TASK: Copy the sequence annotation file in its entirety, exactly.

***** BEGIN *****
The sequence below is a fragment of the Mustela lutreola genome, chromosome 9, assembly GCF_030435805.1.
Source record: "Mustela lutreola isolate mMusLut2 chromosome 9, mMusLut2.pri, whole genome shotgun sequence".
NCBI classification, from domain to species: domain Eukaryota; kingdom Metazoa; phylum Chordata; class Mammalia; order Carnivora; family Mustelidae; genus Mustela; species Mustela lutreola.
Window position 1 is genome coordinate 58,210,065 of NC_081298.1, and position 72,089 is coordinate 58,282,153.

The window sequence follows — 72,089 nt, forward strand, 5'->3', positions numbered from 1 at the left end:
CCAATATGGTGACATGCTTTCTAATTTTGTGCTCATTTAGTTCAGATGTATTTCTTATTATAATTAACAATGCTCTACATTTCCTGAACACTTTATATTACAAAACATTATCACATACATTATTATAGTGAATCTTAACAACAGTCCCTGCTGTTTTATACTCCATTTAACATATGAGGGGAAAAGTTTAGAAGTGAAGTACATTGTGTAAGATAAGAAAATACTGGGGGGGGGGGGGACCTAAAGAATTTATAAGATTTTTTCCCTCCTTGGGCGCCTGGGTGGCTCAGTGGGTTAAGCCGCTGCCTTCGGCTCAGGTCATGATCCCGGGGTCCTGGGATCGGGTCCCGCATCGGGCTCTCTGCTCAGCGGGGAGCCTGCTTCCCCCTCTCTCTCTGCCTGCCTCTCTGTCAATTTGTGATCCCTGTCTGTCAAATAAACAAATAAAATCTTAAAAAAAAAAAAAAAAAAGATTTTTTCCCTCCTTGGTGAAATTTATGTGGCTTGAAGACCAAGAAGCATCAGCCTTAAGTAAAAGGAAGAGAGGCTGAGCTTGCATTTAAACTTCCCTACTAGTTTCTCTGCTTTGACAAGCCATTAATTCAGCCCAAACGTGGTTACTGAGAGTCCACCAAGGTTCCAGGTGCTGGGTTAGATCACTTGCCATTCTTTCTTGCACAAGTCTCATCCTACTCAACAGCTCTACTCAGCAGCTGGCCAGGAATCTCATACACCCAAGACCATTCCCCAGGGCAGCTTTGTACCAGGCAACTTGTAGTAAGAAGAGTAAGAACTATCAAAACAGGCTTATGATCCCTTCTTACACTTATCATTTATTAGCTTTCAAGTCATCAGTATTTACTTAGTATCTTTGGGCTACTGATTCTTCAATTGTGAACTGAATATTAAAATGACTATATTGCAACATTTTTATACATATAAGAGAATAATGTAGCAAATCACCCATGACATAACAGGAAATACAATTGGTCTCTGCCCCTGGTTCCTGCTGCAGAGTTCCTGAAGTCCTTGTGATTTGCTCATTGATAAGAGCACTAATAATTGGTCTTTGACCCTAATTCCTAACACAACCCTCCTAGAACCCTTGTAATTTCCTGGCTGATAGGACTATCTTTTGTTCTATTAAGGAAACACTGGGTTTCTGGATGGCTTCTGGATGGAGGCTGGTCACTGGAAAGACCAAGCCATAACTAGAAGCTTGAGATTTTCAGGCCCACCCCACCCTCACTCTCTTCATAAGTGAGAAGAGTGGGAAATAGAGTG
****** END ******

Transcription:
The sequence below is a fragment of the Mustela lutreola genome, chromosome 9, assembly GCF_030435805.1.
Source record: "Mustela lutreola isolate mMusLut2 chromosome 9, mMusLut2.pri, whole genome shotgun sequence".
NCBI classification, from domain to species: domain Eukaryota; kingdom Metazoa; phylum Chordata; class Mammalia; order Carnivora; family Mustelidae; genus Mustela; species Mustela lutreola.
Window position 1 is genome coordinate 58,210,065 of NC_081298.1, and position 72,089 is coordinate 58,282,153.

The window sequence follows — 72,089 nt, forward strand, 5'->3', positions numbered from 1 at the left end:
CCAATATGGTGACATGCTTTCTAATTTTGTGCTCATTTAGTTCAGATGTATTTCTTATTATAATTAACAATGCTCTACATTTCCTGAACACTTTATATTACAAAACATTATCACATACATTATTATAGTGAATCTTAACAACAGTCCCTGCTGTTTTATACTCCATTTAACATATGAGGGGAAAAGTTTAGAAGTGAAGTACATTGTGTAAGATAAGAAAATACTGGGGGGGGGGGGGACCTAAAGAATTTATAAGATTTTTTCCCTCCTTGGGCGCCTGGGTGGCTCAGTGGGTTAAGCCGCTGCCTTCGGCTCAGGTCATGATCCCGGGGTCCTGGGATCGGGTCCCGCATCGGGCTCTCTGCTCAGCGGGGAGCCTGCTTCCCCCTCTCTCTCTGCCTGCCTCTCTGTCAATTTGTGATCCCTGTCTGTCAAATAAACAAATAAAATCTTAAAAAAAAAAAAAAAAAAGATTTTTTCCCTCCTTGGTGAAATTTATGTGGCTTGAAGACCAAGAAGCATCAGCCTTAAGTAAAAGGAAGAGAGGCTGAGCTTGCATTTAAACTTCCCTACTAGTTTCTCTGCTTTGACAAGCCATTAATTCAGCCCAAACGTGGTTACTGAGAGTCCACCAAGGTTCCAGGTGCTGGGTTAGATCACTTGCCATTCTTTCTTGCACAAGTCTCATCCTACTCAACAGCTCTACTCAGCAGCTGGCCAGGAATCTCATACACCCAAGACCATTCCCCAGGGCAGCTTTGTACCAGGCAACTTGTAGTAAGAAGAGTAAGAACTATCAAAACAGGCTTATGATCCCTTCTTACACTTATCATTTATTAGCTTTCAAGTCATCAGTATTTACTTAGTATCTTTGGGCTACTGATTCTTCAATTGTGAACTGAATATTAAAATGACTATATTGCAACATTTTTATACATATAAGAGAATAATGTAGCAAATCACCCATGACATAACAGGAAATACAATTGGTCTCTGCCCCTGGTTCCTGCTGCAGAGTTCCTGAAGTCCTTGTGATTTGCTCATTGATAAGAGCACTAATAATTGGTCTTTGACCCTAATTCCTAACACAACCCTCCTAGAACCCTTGTAATTTCCTGGCTGATAGGACTATCTTTTGTTCTATTAAGGAAACACTGGGTTTCTGGATGGCTTCTGGATGGAGGCTGGTCACTGGAAAGACCAAGCCATAACTAGAAGCTTGAGATTTTCAGGCCCACCCCACCCTCACTCTCTTCATAAGTGAGAAGAGTGGGAAATAGAGTG